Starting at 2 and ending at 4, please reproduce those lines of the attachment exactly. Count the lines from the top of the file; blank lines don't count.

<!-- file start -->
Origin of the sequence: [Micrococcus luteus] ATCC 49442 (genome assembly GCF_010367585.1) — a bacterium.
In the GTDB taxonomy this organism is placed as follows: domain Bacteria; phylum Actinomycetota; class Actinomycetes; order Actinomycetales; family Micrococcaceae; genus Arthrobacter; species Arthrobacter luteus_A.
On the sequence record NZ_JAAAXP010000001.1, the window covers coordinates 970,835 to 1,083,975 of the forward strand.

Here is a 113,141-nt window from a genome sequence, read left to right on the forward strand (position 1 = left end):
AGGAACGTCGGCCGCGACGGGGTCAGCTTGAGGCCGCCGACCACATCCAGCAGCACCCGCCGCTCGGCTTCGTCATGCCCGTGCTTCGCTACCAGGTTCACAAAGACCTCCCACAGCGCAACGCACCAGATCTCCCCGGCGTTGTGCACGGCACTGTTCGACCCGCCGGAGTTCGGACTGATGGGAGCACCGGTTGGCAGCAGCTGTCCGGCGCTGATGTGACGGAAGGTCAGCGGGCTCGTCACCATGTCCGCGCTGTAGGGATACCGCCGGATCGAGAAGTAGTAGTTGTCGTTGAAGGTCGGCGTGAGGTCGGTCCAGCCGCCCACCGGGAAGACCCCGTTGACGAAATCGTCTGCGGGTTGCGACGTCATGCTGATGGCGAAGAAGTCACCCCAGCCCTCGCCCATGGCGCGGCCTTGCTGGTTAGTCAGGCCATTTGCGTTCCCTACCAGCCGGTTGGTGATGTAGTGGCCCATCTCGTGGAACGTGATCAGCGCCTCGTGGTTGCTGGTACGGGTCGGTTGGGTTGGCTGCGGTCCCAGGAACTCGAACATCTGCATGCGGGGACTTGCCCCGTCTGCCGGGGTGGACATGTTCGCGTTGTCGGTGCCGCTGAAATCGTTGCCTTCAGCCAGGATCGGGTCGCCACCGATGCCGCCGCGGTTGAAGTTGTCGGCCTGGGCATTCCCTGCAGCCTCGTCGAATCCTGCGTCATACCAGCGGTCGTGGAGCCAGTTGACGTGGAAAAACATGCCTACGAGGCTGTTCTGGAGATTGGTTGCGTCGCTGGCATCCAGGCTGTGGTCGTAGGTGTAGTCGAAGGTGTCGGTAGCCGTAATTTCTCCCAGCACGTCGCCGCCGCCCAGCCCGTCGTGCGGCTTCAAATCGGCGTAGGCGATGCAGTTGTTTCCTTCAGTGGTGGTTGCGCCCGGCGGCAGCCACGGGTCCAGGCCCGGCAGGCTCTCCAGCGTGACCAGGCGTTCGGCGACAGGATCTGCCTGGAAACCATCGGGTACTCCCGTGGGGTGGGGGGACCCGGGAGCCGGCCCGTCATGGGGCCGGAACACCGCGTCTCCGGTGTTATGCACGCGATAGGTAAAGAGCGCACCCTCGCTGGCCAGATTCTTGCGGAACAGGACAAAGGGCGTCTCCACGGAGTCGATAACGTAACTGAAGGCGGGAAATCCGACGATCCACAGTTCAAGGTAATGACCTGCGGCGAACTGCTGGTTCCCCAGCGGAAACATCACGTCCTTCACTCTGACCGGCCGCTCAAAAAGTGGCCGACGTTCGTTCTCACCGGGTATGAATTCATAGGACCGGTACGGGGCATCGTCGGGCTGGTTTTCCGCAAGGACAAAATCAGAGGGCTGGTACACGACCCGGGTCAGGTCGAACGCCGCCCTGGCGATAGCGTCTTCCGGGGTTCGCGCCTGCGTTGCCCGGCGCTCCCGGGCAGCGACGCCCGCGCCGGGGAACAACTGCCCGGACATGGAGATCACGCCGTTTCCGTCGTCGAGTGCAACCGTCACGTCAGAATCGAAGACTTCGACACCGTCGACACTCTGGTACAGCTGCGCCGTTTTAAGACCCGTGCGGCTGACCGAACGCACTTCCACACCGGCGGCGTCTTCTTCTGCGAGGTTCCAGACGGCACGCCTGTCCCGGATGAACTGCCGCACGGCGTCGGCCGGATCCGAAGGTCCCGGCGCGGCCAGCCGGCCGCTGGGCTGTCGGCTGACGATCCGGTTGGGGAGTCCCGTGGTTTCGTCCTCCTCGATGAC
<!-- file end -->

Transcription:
In the GTDB taxonomy this organism is placed as follows: domain Bacteria; phylum Actinomycetota; class Actinomycetes; order Actinomycetales; family Micrococcaceae; genus Arthrobacter; species Arthrobacter luteus_A.
On the sequence record NZ_JAAAXP010000001.1, the window covers coordinates 970,835 to 1,083,975 of the forward strand.

Here is a 113,141-nt window from a genome sequence, read left to right on the forward strand (position 1 = left end):